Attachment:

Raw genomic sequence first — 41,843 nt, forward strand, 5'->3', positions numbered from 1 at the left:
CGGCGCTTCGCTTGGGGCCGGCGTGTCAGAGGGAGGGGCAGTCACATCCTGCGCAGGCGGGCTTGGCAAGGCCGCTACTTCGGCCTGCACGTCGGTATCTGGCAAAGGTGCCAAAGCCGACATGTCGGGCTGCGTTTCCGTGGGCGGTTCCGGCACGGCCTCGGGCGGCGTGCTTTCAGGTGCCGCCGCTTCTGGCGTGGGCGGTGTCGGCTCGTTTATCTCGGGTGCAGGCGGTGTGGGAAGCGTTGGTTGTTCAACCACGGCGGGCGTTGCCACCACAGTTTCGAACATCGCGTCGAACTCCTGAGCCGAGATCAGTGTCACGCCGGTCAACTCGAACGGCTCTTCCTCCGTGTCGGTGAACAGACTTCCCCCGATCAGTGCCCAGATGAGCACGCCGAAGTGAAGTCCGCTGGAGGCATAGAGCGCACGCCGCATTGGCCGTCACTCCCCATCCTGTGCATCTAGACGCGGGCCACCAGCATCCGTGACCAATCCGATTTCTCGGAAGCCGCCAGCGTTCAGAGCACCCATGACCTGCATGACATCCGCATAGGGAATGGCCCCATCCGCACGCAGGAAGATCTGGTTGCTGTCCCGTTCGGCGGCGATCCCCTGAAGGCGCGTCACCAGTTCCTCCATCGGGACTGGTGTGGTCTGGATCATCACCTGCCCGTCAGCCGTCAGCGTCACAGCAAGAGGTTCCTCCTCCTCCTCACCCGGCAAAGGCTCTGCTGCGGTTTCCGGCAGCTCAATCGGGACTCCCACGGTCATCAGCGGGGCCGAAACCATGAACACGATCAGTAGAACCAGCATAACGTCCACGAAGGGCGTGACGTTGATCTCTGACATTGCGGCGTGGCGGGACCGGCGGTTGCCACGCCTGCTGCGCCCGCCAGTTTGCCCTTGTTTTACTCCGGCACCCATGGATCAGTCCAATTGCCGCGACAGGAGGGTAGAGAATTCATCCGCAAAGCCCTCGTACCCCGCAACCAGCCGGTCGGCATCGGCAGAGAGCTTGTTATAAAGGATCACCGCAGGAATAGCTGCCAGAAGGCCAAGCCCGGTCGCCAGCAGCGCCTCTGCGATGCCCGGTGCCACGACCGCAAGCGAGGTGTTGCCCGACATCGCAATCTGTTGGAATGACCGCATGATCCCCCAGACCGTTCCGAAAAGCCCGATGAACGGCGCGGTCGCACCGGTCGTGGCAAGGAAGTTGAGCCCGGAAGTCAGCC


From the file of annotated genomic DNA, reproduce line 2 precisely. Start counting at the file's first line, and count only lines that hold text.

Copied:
CGGCGCTTCGCTTGGGGCCGGCGTGTCAGAGGGAGGGGCAGTCACATCCTGCGCAGGCGGGCTTGGCAAGGCCGCTACTTCGGCCTGCACGTCGGTATCTGGCAAAGGTGCCAAAGCCGACATGTCGGGCTGCGTTTCCGTGGGCGGTTCCGGCACGGCCTCGGGCGGCGTGCTTTCAGGTGCCGCCGCTTCTGGCGTGGGCGGTGTCGGCTCGTTTATCTCGGGTGCAGGCGGTGTGGGAAGCGTTGGTTGTTCAACCACGGCGGGCGTTGCCACCACAGTTTCGAACATCGCGTCGAACTCCTGAGCCGAGATCAGTGTCACGCCGGTCAACTCGAACGGCTCTTCCTCCGTGTCGGTGAACAGACTTCCCCCGATCAGTGCCCAGATGAGCACGCCGAAGTGAAGTCCGCTGGAGGCATAGAGCGCACGCCGCATTGGCCGTCACTCCCCATCCTGTGCATCTAGACGCGGGCCACCAGCATCCGTGACCAATCCGATTTCTCGGAAGCCGCCAGCGTTCAGAGCACCCATGACCTGCATGACATCCGCATAGGGAATGGCCCCATCCGCACGCAGGAAGATCTGGTTGCTGTCCCGTTCGGCGGCGATCCCCTGAAGGCGCGTCACCAGTTCCTCCATCGGGACTGGTGTGGTCTGGATCATCACCTGCCCGTCAGCCGTCAGCGTCACAGCAAGAGGTTCCTCCTCCTCCTCACCCGGCAAAGGCTCTGCTGCGGTTTCCGGCAGCTCAATCGGGACTCCCACGGTCATCAGCGGGGCCGAAACCATGAACACGATCAGTAGAACCAGCATAACGTCCACGAAGGGCGTGACGTTGATCTCTGACATTGCGGCGTGGCGGGACCGGCGGTTGCCACGCCTGCTGCGCCCGCCAGTTTGCCCTTGTTTTACTCCGGCACCCATGGATCAGTCCAATTGCCGCGACAGGAGGGTAGAGAATTCATCCGCAAAGCCCTCGTACCCCGCAACCAGCCGGTCGGCATCGGCAGAGAGCTTGTTATAAAGGATCACCGCAGGAATAGCTGCCAGAAGGCCAAGCCCGGTCGCCAGCAGCGCCTCTGCGATGCCCGGTGCCACGACCGCAAGCGAGGTGTTGCCCGACATCGCAATCTGTTGGAATGACCGCATGATCCCCCAGACCGTTCCGAAAAGCCCGATGAACGGCGCGGTCGCACCGGTCGTGGCAAGGAAGTTGAGCCCGGAAGTCAGCC